Epson 1400 Ink Alternatives
I do my own printing on an Epson 1400, wide format, color printer. While I am generally very happy with this machine, the cost of Epson inks has always been a source of irritation. The cartridges (there are six) cost $20 each and contain 10ml of ink. If you do the math this works out to about $7,000 a gallon!
The cartridges do last pretty well and you can probably print thirty 11x14 prints on a set, which works out to only a few dollars per print. But the printer wastes a lot of ink with unnecessary head cleanings and there is always the muffed print that has to be re-done. Add these factors in and suddenly you are looking a four to five dollars in ink for every print. This is kind of expensive.
The alternative is to use third party, refillable ink cartridges. I do this and the cost is about one fortieth – yes, ONE FORTIETH – the cost of Epson ink. Using refillable cartridges, in fact, is so cheap that you really stop worrying about ink costs altogether. There is a downside, however.
My preferred ink has been D2 ink from MIS Associates, www.inksupply.com. Unfortunately, I discovered that this ink fades rather quickly. Left in bright room, images will turn nearly completely blue in about two years. Epson ink does not do this. It is very light-fast ink.
I was very pleased, then, when Jon Cone, www.inkjetmall.com, announced his new, long-life, dye ink – InkThrift CL. This ink is somewhat more expensive than MIS but it still a fraction of the cost of Epson ink. But how good is it?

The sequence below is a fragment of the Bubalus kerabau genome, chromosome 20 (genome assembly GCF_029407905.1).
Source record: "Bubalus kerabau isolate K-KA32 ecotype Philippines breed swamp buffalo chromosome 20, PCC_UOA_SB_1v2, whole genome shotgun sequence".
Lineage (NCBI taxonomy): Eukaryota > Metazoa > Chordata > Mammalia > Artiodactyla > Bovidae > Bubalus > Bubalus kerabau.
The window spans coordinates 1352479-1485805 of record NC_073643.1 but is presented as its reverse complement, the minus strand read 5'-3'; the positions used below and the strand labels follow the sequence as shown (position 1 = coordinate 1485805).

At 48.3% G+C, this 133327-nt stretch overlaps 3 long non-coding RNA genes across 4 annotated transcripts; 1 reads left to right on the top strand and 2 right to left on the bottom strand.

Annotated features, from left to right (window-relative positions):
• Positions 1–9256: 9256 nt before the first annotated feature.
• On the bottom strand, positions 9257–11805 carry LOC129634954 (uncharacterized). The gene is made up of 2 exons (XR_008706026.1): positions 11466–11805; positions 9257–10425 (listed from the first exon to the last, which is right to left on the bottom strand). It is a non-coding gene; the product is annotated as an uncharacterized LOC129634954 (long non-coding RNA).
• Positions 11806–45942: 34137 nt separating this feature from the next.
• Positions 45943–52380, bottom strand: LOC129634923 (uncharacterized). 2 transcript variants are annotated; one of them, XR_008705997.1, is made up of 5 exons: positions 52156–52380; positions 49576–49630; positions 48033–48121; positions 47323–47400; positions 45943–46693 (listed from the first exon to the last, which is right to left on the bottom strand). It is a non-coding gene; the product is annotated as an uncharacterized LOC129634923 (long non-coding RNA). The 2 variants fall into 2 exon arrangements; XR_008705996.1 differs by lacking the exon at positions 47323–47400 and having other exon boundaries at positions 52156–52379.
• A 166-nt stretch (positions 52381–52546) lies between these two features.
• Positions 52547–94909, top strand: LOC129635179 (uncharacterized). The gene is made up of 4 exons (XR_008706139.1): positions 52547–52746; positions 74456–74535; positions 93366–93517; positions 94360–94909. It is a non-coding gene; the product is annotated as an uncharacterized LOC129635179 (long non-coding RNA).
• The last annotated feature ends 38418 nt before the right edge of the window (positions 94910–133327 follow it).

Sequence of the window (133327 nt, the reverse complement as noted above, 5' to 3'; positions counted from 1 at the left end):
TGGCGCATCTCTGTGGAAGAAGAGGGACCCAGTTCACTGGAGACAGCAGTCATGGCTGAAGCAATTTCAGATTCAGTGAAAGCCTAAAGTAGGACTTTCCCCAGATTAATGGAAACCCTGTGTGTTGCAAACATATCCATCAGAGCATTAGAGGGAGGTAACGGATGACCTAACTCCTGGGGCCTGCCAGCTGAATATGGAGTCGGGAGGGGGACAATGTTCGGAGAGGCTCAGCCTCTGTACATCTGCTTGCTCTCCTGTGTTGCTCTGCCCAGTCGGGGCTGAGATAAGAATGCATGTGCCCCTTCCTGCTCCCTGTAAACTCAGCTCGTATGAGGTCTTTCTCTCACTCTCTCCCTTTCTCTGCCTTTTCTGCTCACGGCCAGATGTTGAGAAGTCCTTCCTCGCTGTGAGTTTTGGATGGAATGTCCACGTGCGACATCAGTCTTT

I contacted Mark about running the same tests on the new Cone ink. Unfortunately, Mark has stopped offering this service. I decided to run my own unscientific test on the Cone ink and see how it fared compared to Epson and MIS. My methodology was simple: print two copies of a test image using the same ink and paper. Put one copy in drawer and hang the other copy in an east facing window that receives direct sunlight for about two hours a day plus indirect light for the rest of the day.
This goes to show that you get what you pay for. Purchase expensive inks and you get good longevity. Purchase cheap inks and you will be disappointed with their light fastness. This is not to say that you shouldn't use these inks – I still do. But, you shouldn't use these inks if you are offering your prints for sale unless you are letting your buyers know that is what you are doing and price your product appropriately. For fine art quality prints you have to use Epson ink.
Still, I can't quite get past that $7,000 a gallon price... people think gasoline is expensive at $3.75!
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